Continuing that same playbook along the TurkStream pipeline route is something the European Union must be prepared for, and the arguments that Gazprom is making for potential cuts along this Black Sea line is consistent with this very approach that has been taken by the Kremlin for months," he said.

Earlier this week, explosions damaged the Nord Stream 1 and Nord Stream 2 pipelines, meaning they will be out of operation indefinitely.

The EU and NATO called it “sabotage” with some EU officials accusing Russia of being behind the attack. The Kremlin has denied any involvement and pointed the finger at the United States, an accusation that Washington immediately dismissed.

Russia now has only two out of five natural gas export pipelines to Europe in operation, including TurkStream and one running through Ukraine.

A cut in flows or a complete shutdown of TurkStream would especially hurt Hungary, one of the EU countries most dependent on Russian gas imports.

Hungary’s Prime Minister Viktor Orban has been the most vocal opponent of EU sanctions on Russia, undermining the bloc’s united front against the Kremlin.

His government earlier this month called for holding a non-binding, popular vote to determine if Hungarians want the EU to end sanctions on Russia.

Russia’s halt to maintenance and repairs on TurkStream comes just as Europe rushes to fill its natural gas storage ahead of the winter heating season.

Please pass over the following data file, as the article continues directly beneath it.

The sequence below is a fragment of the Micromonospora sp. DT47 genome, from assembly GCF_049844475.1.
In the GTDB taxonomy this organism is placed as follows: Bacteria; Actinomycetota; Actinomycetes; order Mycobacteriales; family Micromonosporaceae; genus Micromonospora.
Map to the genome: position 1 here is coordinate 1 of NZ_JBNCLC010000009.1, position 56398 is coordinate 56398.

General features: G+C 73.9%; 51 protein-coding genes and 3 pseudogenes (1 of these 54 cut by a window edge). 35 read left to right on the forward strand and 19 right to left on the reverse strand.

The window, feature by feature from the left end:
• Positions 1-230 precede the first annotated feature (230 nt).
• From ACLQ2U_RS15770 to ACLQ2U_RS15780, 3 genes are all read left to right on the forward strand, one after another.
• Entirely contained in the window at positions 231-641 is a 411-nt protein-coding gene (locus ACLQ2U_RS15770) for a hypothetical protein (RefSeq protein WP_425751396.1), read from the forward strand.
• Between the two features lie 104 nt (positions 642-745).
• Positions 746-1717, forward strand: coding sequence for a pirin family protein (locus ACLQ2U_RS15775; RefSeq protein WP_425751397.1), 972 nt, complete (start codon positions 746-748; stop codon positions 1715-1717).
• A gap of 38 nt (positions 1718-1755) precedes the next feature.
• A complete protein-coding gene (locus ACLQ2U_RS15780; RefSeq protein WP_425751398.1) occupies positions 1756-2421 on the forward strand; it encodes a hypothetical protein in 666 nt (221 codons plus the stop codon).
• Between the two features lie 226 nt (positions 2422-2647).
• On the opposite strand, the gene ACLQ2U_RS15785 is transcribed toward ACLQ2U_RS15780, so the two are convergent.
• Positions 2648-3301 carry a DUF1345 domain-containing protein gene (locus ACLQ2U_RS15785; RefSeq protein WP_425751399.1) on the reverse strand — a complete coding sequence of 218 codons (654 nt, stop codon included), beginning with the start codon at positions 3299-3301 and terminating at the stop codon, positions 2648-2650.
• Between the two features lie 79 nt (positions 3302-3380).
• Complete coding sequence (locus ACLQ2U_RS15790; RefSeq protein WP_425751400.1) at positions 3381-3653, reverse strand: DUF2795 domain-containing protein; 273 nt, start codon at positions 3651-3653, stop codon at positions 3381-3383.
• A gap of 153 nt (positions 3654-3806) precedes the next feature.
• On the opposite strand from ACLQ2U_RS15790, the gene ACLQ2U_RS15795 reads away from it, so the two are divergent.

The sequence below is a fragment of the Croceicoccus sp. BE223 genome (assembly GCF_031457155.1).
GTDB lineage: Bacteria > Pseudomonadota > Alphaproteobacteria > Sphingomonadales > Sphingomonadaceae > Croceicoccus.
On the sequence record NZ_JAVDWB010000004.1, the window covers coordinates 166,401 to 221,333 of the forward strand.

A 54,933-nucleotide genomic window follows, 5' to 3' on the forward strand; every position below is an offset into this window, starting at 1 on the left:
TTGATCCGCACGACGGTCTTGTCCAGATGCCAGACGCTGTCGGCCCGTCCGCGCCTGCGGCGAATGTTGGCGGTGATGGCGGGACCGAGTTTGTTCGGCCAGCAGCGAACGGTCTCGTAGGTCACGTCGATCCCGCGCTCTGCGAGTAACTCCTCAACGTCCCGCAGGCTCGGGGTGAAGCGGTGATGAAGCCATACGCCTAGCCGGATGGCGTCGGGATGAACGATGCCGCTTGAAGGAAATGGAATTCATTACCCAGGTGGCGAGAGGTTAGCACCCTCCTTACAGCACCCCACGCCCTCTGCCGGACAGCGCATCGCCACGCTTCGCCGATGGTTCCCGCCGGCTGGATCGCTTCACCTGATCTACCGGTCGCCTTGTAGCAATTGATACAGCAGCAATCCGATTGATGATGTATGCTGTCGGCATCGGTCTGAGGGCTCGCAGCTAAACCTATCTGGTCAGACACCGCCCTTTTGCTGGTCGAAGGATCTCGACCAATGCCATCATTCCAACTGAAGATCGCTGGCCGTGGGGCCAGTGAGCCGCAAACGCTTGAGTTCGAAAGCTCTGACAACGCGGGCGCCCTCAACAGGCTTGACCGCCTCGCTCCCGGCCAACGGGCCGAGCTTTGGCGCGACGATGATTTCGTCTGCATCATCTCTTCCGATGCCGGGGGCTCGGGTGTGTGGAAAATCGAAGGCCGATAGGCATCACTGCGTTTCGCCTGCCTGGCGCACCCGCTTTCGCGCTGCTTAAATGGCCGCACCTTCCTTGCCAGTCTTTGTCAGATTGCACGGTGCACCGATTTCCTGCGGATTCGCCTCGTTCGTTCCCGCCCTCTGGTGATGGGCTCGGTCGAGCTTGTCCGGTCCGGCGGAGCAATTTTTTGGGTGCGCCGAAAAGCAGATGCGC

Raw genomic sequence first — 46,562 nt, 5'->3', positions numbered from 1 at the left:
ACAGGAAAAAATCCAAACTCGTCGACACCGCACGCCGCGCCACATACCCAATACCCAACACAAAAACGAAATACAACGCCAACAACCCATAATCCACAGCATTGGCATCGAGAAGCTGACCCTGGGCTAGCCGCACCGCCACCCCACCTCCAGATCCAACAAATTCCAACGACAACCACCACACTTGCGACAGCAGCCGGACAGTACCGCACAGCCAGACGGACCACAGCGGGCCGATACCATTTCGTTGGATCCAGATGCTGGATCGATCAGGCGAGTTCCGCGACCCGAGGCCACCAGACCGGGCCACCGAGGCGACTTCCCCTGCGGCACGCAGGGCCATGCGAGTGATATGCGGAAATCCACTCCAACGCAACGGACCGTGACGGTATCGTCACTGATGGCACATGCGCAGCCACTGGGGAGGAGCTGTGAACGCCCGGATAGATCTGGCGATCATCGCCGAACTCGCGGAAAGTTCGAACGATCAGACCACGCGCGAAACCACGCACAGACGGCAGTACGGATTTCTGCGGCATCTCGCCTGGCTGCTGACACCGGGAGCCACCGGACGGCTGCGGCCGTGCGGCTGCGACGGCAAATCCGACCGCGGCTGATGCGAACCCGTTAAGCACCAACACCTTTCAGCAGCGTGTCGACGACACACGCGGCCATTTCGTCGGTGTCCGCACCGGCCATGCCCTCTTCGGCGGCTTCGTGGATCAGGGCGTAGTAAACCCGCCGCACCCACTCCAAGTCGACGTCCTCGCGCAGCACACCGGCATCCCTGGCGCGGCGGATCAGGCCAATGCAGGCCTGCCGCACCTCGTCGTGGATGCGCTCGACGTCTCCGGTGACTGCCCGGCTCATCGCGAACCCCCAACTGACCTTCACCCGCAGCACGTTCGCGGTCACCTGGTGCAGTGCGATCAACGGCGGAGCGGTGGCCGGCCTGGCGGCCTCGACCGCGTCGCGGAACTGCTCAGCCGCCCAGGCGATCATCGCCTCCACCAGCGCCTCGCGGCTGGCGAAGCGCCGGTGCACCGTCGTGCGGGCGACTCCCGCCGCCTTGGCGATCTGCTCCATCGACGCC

Natural gas is used to heat homes and buildings throughout Europe with demand surging during the winter. It is also used to fire power plants to generate electricity.

Europe could suffer from rolling blackouts this winter if it is unable to secure enough gas, experts say.

UN Telecom Agency Elects First Woman To Top Post In Vote Between U.S., Russian Candidates

Participants watch a recorded message from UN Secretary-General Antonio Guterres during the opening session of the International Telecommunication Union in Bucharest on September 26.

American Doreen Bogdan-Martin has been overwhelmingly elected as the first woman to lead the UN's telecom agency in a vote that pitted her against a Russian candidate.

Bogdan-Martin will become the next secretary-general of the International Telecommunication Union (ITU). She claimed a landslide 139-25 victory on September 29 over Russia's former deputy telecom minister, Rashid Ismailov, at an ITU conference in Bucharest.

The ITU plays an important global role in setting the technical standards underlying mobile phones, television, and the Internet.

The vote to lead the Geneva-based agency was unrelated to Russia's invasion of Ukraine, but was seen as a test of Russia's standing in the United Nations.